HE stroller along brooksides, is likely to be surprised some day, at seeing a bit of moss and earth suddenly make a high leap and a far one, without apparent provocation. An investigation resolves the clump of moss into a brilliantly green and yellow, striped frog, and then the stroller wonders how he could have overlooked such an obvious creature. But the leopard frog is only obvious when it is out of its environment. The common green frog is quite as well protected since its color is exactly that of green pools. Most frogs spend their lives in or about water, and if caught on land, they make great leaps to reach their native element; the leopard frog and a few other species sometimes wander far afield.
In form, the frog is more slim than the toad, and is not covered with great warts; it is cold and slippery to the touch. The frog's only chance of escaping its enemies, is through the slipperiness of its body and by making long, rapid leaps. As a jumper, the frog is much more powerful than the toad because its hind legs are so much larger and more muscular, in comparison with its size. The first toe in the front feet of the leopard frog is much swollen, making a fat thumb; the mechanics of the hind legs make it possible for the frog to feather the webbed feet as it swims. On the bottom of the toes are hardened places at the joints, and sometimes others besides, which give the foot a strong hold when pushing for the jump. The toe tips, when they are pressed against the glass, resemble slightly the tree-toads' discs. The hind foot is very long, while on the front foot the toes radiate almost in a circle. The foot and leg are colored like the back of the body above, and on the under side resemble the under parts.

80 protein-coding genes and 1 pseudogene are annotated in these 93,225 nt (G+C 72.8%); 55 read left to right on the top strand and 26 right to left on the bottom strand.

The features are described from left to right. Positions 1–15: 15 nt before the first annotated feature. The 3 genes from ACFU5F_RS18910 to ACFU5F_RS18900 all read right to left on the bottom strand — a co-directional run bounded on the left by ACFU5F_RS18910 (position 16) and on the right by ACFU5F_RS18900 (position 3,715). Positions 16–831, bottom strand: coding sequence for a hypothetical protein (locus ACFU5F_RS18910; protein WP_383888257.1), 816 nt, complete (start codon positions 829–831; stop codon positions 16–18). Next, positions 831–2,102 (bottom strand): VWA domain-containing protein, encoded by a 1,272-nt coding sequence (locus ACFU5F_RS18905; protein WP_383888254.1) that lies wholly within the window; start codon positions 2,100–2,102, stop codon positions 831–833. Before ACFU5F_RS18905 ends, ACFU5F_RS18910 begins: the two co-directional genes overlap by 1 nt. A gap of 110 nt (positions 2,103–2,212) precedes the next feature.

The frog is likely to be much more brightly colored than the toad, and usually has much of green and yellow in its dress. But the frog lives among green things, while it is to the toad's advantage to be the color of the soil. Frogs also have the chameleon power of changing color, to harmonize with their environment. I have seen a very green leopard frog change to a slate-gray when placed upon slate-colored rock. The change took place in the green portions. The common green frog will likewise change to slate-color, in a similar situation. A leopard frog changed quickly from dark green to pale olive, when it was placed in the water after having been on the soil.
The eyes of frogs are very prominent, and are beautiful when observed closely. The green frog has a dark bronze iris with a gleaming gold edge around the pupil, and around the outer margin. The eye of the leopard frog is darker; the iris seems to be black, with specks of ruddy gold scattered through it, and there is an outer band of red-gold around the margin. When the frog winks, the nictitating membrane rises from below and covers the whole eye; and when the frog makes a special effort of any sort, it has a comical way of drawing its eyes back into its head. When trying to hide at the bottom of the aquarium, the leopard species lets the eye-lids fall over the eyes, so that they do not shine up and attract pursuers.
The ear is in a similar position to that of the toad, and in the bullfrog, is larger than the eye. In the green frog, it is a dull grayish disc, almost as large as the eye. In the leopard frog, it is not so large as the eye, and has a giltish spot at the center.
The nostrils are small and are closed when below the water, as may be easily seen by a lens. The mouth opens widely, the corners extending back under the eye. The jaws are horny and are armed with teeth, which are for the purpose of biting off food rather than for chewing it. When above water, the throat keeps up a rythmic motion which is the process of breathing; but when below water this motion ceases. The food of frogs is largely composed of insects, that frequent damp places or that live in the water.